I like the conundrum of finding the “maximum” size of audience / stage for a play. I know a lot of artists who reject the idea of bigger-is-better entirely, but I think most of us, in the backs of our heads, imagine that “this [my] play would be great on Broadway.” To your point, I agree a large space is not always the most evocative option. But I wonder why I think that.

    I think it’s interesting to see how theatre architecture has evolved to reflect the ways we work. Perhaps, the ideal of a Broadway house is no longer part of our contemporary vocabulary. Did the urge for bigger-is-better – that drove productivity skyward in 20th Century America – somehow backfire when it comes to crafting theatre events? True, the Greeks had a way with big stages, but perhaps they understood a little more about catharsis and crowd-frenzy, and were really more akin to a great football game. Maybe our emphasis on psychological exploration is facilitated by smaller spaces.

    So is there an argument to be made that a 100-200 seat black-box is the maximum effective medium for the stories we tell now? And conversely we could ask, are we not telling “big” enough stories? (I say this with caution as I have written big dramas for small rooms, and I agree there is something magical that happens in a limited space.) As Polly’s knees-on-stage experience points out, this “intimacy” thrills us. Perhaps the opposite pole is not just a “formal” experience, but something more like “perspective”. What responsibility is required to expertly pilot that ship?

    The follow-up question murmurs just beneath the surface: as a playwright, how would I ever see a new play on a large stage? I, too, have a vested stake in telling big stories. I know that my large cast, large scale play is nearly impossible to justify from a strictly economic perspective. Of course we aren’t just in it for the money, but the things typically staged on the 800+ seat spaces (at great theaters like the Guthrie, for instance, or Alabama Shakespeare Festival), are major economic considerations.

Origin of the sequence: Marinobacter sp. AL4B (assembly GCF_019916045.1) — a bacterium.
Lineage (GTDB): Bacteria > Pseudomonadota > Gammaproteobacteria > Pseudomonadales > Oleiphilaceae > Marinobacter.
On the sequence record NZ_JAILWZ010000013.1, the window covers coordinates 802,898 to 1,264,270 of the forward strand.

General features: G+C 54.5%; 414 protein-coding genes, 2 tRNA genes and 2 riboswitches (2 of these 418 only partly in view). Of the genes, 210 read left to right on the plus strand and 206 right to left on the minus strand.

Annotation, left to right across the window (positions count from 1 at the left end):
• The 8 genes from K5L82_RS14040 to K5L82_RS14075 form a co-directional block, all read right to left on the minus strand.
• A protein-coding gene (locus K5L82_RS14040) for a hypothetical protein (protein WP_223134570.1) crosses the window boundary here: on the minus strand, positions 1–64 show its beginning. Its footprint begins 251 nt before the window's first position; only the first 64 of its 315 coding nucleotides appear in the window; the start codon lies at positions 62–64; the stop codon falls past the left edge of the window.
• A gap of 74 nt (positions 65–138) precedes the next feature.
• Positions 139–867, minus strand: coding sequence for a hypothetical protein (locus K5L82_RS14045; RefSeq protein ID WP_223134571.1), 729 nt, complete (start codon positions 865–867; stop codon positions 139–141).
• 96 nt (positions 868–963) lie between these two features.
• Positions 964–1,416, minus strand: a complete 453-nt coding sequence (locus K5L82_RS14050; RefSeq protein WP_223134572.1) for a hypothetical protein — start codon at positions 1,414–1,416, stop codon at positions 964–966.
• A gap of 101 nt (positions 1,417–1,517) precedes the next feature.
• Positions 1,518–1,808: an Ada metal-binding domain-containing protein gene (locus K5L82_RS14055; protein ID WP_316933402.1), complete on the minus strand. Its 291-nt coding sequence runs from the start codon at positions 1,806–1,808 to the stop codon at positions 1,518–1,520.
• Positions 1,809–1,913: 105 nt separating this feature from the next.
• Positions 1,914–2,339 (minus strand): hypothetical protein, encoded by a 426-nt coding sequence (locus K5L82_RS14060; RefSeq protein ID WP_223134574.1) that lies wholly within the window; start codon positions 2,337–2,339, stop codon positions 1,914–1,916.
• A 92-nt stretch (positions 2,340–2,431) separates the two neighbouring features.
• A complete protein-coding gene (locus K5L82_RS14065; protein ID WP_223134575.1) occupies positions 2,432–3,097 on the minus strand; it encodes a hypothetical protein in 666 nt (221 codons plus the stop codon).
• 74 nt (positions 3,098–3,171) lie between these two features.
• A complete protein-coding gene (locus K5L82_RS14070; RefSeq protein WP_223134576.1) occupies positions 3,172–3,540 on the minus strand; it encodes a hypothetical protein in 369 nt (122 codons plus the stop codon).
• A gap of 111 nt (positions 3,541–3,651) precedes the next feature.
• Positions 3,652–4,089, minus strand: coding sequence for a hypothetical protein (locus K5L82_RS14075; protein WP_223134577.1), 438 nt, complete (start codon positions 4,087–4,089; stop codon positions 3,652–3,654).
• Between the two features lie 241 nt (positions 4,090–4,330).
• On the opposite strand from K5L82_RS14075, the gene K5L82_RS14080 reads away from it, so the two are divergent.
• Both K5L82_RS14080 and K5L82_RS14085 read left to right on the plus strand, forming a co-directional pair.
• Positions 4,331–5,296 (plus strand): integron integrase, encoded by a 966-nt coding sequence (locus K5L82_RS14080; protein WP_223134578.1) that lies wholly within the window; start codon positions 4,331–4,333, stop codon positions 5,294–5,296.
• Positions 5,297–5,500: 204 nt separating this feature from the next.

Perhaps we need an “impossibly large productions” channel to facilitate creation of new plays to fill up all the giant houses we have built. You in?

  6. Ha, I’d love to create an “impossibly large” new play! I’m already thinking of two, actually; one about Olympic athletes, and one about (appropriately enough) the expansion of the universe. I think both of those would be good ideas for big stages.

    One of the reasons I’m down on shows in big stages is also because–regardless of the writing–I so rarely see actors fill them. I couldn’t even hear the actors in God of Carnage on Broadway. I don’t think they teach actors how to project–vocally, physically–the way they must have in ancient Greece. (My favorite book on that, by the way, is The Mask of Apollo by Mary Renault. Highly recommended.)